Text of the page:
World Trade Can Improve Life for All

Article excerpt

World trade can be a win/win situation for rich and poor, developed and developing countries. Will everyone benefit? No. Those industries that are inherently inefficient and are perpetuated only though protective measures such as tariffs, quotas, subsidies or other non-tariff barriers will not benefit from world trade.

The World Trade Organization is built on the premise that trade improves standards of living for all parties involved. The role of the WTO is, therefore, to increase world trade and provide a mechanism to resolve disputes over measures that restrict trade.

The NCR editorial of Dec. 10, 1999, headlined "World Trade Organization bad for our world" condemned the WTO in strong terms: "Workers, both in the United States and in China will suffer ..."; The WTO principle of unrestricted movement of goods incorporated in the North American Free Trade Agreement has "significantly lowered real wages" on both sides of the U.S-Mexican border; WTO has done "outrageous" harm; "It has taken only five years for the WTO and its promotion of globalization to upend the role of nation states"; "[T]he WTO is in fact protectionist"; and so on. All of these statements can and should be challenged.

Contrast the NCR editorial with statements made by respected voices regarding the WTO Seattle meeting.

Kofi Annan, U.N. secretary general said, (The New York Times, Nov. 29, 1999)," ... globalization should not be made a scapegoat for domestic policy failures.... Practical experience has shown that trade and investment often bring not only economic development but higher standards of human rights and environmental protection as well.... So it is hardly surprising if developing countries are suspicious of those who claim to be helping them by introducing new conditions or restriction on trade."

Former Labor Secretary Robert Reich quoted in The Nation commented, "Poor people around the world would suffer a great deal were we to put up trade barriers, but I don't see any better way to get the winners to compensate the losers than for the losers to threaten to block trade as a bargaining chip."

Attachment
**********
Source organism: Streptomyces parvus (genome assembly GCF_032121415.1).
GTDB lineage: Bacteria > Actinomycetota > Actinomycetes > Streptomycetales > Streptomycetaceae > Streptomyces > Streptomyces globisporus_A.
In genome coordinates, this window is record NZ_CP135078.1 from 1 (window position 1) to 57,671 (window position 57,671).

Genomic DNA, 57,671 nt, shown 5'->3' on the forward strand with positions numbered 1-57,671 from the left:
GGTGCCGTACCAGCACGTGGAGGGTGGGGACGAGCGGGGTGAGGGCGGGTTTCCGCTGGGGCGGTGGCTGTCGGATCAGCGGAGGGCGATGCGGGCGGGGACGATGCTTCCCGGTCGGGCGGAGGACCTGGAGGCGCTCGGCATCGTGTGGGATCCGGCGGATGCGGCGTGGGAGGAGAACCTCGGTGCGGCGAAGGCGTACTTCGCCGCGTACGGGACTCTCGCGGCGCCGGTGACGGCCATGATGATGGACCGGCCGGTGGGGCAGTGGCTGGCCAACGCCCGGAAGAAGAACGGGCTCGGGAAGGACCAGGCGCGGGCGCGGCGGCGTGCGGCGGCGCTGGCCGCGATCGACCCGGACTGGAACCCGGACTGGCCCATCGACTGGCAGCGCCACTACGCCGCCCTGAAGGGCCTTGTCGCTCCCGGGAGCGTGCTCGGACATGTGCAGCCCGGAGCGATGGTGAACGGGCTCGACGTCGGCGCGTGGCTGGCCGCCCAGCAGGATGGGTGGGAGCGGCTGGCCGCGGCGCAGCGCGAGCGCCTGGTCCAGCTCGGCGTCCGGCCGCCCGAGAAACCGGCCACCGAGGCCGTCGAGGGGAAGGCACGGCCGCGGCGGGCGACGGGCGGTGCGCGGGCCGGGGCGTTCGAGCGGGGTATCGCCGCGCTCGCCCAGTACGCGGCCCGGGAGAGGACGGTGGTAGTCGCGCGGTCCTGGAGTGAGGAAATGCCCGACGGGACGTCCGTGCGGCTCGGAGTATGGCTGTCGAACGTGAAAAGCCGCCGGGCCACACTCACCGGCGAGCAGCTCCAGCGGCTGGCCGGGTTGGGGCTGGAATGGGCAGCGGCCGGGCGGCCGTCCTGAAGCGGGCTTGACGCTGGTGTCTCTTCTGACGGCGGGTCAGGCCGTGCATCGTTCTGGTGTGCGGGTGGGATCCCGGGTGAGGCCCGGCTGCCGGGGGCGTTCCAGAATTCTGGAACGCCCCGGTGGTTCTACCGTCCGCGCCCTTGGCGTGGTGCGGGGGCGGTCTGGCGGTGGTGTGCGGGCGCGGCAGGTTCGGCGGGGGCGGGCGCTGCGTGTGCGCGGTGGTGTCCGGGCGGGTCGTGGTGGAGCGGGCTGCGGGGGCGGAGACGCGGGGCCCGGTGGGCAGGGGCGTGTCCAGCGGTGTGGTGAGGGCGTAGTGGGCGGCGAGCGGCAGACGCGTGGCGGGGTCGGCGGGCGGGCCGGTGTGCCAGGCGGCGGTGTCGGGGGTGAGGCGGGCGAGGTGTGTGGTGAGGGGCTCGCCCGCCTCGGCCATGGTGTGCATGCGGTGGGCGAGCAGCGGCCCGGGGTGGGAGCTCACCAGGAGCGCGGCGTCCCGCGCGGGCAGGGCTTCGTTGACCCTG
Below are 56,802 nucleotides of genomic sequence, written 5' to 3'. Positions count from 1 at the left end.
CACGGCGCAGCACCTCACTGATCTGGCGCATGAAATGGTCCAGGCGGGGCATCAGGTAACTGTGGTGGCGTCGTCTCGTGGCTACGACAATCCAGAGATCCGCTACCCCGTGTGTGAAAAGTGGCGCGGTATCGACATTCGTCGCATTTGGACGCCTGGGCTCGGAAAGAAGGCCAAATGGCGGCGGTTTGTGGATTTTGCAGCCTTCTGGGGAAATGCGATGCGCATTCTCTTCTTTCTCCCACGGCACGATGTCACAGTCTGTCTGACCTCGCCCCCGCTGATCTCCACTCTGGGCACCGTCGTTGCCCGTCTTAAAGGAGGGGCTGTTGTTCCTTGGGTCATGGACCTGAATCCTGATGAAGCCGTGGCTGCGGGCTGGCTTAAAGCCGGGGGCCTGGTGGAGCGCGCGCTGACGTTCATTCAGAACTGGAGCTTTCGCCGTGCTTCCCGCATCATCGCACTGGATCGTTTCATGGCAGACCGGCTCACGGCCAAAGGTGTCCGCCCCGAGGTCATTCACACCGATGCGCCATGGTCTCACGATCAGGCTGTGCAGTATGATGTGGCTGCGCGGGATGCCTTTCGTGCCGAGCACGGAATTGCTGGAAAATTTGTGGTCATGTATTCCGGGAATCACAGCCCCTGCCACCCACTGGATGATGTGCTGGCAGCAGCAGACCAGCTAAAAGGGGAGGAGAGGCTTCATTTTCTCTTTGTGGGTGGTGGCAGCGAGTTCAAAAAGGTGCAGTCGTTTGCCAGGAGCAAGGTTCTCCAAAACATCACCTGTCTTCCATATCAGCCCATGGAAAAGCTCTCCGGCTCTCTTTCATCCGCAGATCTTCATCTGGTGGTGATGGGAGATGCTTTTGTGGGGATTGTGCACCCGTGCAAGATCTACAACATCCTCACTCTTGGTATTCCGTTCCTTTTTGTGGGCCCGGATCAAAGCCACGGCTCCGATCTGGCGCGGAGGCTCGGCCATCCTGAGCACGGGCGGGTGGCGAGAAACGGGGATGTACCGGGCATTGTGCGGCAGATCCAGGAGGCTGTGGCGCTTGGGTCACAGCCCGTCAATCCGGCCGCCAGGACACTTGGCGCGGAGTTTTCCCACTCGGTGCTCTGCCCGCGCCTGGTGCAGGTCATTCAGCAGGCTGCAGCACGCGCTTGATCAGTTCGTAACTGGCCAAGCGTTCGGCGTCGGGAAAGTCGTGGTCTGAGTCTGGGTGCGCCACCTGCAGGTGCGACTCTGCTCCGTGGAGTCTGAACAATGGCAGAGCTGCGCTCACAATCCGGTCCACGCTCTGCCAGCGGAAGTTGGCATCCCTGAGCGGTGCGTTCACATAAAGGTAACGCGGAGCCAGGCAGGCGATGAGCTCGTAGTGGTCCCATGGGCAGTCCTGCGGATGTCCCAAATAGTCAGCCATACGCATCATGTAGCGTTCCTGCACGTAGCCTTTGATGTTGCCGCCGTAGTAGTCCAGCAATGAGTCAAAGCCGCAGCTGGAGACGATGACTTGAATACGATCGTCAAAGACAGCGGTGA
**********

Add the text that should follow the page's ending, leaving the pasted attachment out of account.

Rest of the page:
An editorial in The Economist (Dec. 11, 1999) summed up many opinions: "As the dust has settled and the tear gas has dispersed, a new parlor game has taken hold. People are vying to decide who won and who lost from the failure of the World Trade Organizations's meeting in Seattle last weekend. Did the protesters, the greens, trade unions or `anarchists' win? Did Bill Clinton, or Mike Moore [the head of WTO], or big business lose? As the game is played ... one group, representing more than 5 billion of the world's 6 billion people, sits bemused and befuddled, more or less ignored -- just as in Seattle. These 5 billion live in the developing countries and include the poorest of the world's poor. They are the real losers from this whole sorry episode."

The NCR editorial stated, without explanation of the reason for the WTO ruling, that "the giant sea turtles lost their protection under the Endangered Species Act when foreign commercial shrimpers protested. Venezuelan oil companies succeed in quashing the U.S. Environmental Protection Agency's air quality standards for imported gasoline."

The facts are: The WTO ruled in both cases that these regulations were discriminatory on the part of the United States and thus an unfair barrier for the following reasons.

"The U.S. banned imports of shrimp from Malaysia, Thailand, India and Pakistan on the grounds that they did not force their fishermen to use `turtle excluder devices' that enable sea turtles to escape shrimp nets. …